Using medicines to help block these signals will help relax your bladder so it can hold more.
You will then pee less often and not always feel like you need to go.
You need to take these medicines every day, not just once in a while.
And they work best if you also follow the other suggestions from this video.
 There are three categories of these medicines: anticholinergics, antispasmodics, and adrenergic receptor activators.
Having more than one choice means you can try something else if one does not work.
Your doctor will talk with you about the medicine that may be best for you as well and tells you about any side effects.
Some common side effects include dry mouth, dry eyes, and sometimes constipation.
There is one more option if the medicines do not work for you.
It is Botox or the botulinum toxin.
Botox relaxes the bladder by paralyzing some of the muscles of the wall.
It needs to be injected right into the bladder wall and is done as a procedure.
 Using a vaginal estrogen may also help your symptoms.
With menopause, your estrogen levels drop and the urethra and bladder become more easily irritated.
You may think of it like dry skin which can be itchy and may even burn a bit. You may feel the need to pee all the time.
By using estrogen in your vagina, your tissues will become healthier and less irritated.
That may be enough to control your symptoms and improve control.
There are also other reasons you may have overactive bladder symptoms.
A common one is bladder infections.
If these are a problem for you, talk to your doctor.
Using vaginal estrogen may help as well.
 Do you have any symptoms of stress incontinence or overactive bladder—or both?
This is called mixed incontinence, and you may need to use treatments for both of them.
Surgery only is done for stress incontinence and medicines are only for overactive bladder.
But some of the other treatment options, like strengthening your pelvic floor muscles, are helpful for both types.
 Now let's look at less common bladder issues.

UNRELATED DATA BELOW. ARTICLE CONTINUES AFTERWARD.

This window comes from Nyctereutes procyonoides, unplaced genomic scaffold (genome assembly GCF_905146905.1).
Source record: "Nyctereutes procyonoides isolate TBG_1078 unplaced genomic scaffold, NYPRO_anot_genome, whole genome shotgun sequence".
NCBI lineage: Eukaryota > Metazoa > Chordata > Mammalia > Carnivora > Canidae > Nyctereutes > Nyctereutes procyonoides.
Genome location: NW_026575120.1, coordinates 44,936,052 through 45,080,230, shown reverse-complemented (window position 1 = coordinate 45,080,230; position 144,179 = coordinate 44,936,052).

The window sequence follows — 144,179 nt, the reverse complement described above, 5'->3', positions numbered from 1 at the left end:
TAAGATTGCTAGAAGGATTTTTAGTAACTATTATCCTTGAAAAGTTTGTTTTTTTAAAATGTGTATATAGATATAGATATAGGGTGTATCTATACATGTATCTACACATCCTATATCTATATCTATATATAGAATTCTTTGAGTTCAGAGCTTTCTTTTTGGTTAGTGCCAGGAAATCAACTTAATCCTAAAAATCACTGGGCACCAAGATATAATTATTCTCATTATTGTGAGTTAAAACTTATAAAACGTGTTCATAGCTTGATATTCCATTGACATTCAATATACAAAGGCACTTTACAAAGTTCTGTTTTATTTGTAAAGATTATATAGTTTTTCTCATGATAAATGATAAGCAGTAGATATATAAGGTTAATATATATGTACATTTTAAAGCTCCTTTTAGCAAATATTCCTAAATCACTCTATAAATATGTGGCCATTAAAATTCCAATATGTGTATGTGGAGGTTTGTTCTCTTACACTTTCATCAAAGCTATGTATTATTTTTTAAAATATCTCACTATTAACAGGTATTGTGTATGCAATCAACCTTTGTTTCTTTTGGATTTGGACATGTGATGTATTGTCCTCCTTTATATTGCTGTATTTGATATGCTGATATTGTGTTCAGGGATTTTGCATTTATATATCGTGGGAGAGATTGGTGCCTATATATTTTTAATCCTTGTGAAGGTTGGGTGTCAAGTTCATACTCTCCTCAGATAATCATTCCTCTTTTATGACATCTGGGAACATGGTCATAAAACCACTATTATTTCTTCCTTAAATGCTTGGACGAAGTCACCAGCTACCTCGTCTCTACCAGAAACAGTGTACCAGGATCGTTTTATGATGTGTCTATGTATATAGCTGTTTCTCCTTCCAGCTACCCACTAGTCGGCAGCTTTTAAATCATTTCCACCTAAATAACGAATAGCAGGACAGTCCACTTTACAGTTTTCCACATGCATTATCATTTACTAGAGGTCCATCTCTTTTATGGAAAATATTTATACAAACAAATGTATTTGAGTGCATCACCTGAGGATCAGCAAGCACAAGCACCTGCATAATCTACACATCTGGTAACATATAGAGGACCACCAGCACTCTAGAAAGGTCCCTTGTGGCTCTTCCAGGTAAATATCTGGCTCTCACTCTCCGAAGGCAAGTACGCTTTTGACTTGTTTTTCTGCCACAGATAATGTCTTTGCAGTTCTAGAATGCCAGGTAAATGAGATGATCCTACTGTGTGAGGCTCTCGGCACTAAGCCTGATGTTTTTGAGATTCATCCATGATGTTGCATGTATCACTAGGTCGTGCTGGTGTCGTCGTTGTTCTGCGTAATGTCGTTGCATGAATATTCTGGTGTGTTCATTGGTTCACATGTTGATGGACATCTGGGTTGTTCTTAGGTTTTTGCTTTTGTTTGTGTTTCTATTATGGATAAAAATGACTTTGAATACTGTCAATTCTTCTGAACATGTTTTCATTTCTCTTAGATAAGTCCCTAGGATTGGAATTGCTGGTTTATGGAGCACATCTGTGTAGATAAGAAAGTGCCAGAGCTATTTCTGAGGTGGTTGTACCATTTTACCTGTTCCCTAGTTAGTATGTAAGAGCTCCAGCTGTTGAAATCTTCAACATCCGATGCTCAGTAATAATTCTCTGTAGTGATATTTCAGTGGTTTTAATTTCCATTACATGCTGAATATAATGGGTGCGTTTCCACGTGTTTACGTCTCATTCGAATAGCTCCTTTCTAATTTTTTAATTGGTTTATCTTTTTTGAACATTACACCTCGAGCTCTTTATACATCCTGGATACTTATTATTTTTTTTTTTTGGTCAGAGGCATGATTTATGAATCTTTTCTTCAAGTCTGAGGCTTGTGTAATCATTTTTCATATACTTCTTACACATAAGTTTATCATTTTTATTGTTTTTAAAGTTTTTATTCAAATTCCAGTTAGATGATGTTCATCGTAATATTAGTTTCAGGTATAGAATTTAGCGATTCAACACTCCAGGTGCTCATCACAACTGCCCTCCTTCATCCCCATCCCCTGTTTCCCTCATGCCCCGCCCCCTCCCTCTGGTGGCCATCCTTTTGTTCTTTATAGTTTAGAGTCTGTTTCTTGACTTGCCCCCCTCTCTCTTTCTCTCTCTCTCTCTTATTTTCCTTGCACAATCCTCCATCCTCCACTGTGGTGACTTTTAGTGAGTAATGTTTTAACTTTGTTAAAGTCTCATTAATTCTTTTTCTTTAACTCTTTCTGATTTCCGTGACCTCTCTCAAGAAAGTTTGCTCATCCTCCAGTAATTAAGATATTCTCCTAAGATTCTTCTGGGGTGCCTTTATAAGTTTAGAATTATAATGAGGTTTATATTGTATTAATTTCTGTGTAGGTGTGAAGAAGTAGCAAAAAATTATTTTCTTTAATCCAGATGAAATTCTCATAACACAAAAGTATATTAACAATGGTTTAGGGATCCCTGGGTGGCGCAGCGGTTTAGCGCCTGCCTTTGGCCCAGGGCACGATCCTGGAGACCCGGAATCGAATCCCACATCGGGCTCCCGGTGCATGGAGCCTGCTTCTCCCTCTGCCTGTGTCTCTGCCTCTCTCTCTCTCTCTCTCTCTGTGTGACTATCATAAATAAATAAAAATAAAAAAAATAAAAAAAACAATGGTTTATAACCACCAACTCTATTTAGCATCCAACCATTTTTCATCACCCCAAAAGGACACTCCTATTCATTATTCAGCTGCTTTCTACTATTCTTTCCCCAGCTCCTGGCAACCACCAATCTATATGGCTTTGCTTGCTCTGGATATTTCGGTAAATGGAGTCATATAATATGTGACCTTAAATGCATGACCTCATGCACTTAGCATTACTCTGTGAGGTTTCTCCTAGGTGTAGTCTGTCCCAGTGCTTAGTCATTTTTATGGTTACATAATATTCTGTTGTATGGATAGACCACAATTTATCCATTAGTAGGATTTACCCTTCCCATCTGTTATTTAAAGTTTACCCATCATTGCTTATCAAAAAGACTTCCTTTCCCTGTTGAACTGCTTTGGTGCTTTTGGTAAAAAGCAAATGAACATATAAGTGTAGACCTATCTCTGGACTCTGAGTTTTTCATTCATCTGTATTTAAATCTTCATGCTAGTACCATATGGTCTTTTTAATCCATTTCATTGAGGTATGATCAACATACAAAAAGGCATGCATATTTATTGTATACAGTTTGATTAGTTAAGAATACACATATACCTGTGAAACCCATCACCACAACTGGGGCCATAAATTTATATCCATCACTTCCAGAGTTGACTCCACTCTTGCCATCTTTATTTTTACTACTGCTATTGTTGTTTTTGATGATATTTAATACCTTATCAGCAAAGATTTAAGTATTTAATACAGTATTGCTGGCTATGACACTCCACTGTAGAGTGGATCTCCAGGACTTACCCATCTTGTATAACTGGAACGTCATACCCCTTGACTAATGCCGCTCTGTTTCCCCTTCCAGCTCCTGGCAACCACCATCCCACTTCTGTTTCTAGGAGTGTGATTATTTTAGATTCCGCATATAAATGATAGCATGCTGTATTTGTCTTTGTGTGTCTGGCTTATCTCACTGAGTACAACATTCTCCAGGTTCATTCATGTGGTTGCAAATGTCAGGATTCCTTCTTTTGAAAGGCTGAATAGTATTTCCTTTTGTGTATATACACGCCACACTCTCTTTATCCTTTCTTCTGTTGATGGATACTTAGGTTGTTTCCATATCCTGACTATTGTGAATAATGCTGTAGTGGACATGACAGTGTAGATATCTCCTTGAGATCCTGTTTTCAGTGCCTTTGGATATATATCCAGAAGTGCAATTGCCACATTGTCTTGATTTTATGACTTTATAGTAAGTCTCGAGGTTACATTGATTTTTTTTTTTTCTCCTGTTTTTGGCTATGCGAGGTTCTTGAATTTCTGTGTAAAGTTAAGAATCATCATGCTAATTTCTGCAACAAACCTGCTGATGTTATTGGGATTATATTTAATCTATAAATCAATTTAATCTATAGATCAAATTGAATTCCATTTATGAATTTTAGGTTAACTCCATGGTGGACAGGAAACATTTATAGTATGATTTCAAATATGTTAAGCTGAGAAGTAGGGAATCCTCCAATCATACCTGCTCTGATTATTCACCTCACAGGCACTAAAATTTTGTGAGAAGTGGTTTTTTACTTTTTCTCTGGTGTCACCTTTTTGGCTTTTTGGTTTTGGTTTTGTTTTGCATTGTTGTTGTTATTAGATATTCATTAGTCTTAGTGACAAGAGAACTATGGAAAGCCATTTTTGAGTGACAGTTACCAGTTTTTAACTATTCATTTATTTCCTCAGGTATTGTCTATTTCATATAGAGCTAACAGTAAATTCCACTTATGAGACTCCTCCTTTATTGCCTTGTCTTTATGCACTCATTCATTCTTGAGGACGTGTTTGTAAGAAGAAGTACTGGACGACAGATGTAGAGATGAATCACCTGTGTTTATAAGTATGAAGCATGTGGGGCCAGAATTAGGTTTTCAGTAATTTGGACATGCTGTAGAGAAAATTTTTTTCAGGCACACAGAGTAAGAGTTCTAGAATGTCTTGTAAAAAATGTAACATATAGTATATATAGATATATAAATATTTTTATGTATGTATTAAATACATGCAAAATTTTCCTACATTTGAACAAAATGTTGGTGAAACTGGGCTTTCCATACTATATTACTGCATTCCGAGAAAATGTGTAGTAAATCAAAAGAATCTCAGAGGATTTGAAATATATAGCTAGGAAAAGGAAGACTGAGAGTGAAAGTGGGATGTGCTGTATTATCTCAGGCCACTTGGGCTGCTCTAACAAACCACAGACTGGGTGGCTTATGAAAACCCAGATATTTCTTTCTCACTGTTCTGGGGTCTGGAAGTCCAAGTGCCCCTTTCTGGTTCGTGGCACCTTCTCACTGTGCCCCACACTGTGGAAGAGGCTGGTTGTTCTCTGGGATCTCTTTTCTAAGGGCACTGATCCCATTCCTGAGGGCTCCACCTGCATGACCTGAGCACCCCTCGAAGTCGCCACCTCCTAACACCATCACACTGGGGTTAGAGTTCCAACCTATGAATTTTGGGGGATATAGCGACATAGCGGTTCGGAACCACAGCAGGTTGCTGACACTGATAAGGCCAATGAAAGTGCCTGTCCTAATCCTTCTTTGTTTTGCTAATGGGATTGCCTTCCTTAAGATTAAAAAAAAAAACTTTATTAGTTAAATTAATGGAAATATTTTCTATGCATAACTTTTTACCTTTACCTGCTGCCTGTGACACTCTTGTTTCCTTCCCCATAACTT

The first is “overflow Incontinence."
You may only feel the need to empty your bladder once or twice a day.
If you're used to waiting to empty your bladder, for example, in some jobs like nurse, teacher, or cashier, it can be hard to take bathroom breaks.
Your bladder can stretch over time as you keep making it wait to empty.
 But you may end up with an overstretched huge bladder that may no longer works as it should and stops giving you the sensation to empty it.
At times, you may no longer feel any urge to go—and all of a sudden, you are wet.
Your bladder fills up and spills over when it gets full enough.
This can also happen when your urethra becomes blocked, perhaps due to prolapse issues described in the last video.
There are also medicines that make it harder for you to pee.
 You can't fix overflow incontinence with surgery or medicines.
The best way to deal with it is to empty your bladder on a timed schedule—say, every 3 hours—so it won't get so overfull and spill over.
If this does not help then you may need to self-catheterize (use a small tube to empty your bladder).
Not emptying your bladder well can raise your risk of a bladder infection.
 Functional incontinence has less to do with your bladder and more to do with the difficulty in getting to the bathroom.
This is commonly due to some disability that might slow you down.
Perhaps you use a cane, walker, or a wheelchair, and you can't get to the toilet fast enough.
This will make any bladder issue worse.
Even arthritis in your hands may stop you from opening your zipper fast enough.
 It is so important to have strong pelvic floor muscles, so you can hold on better.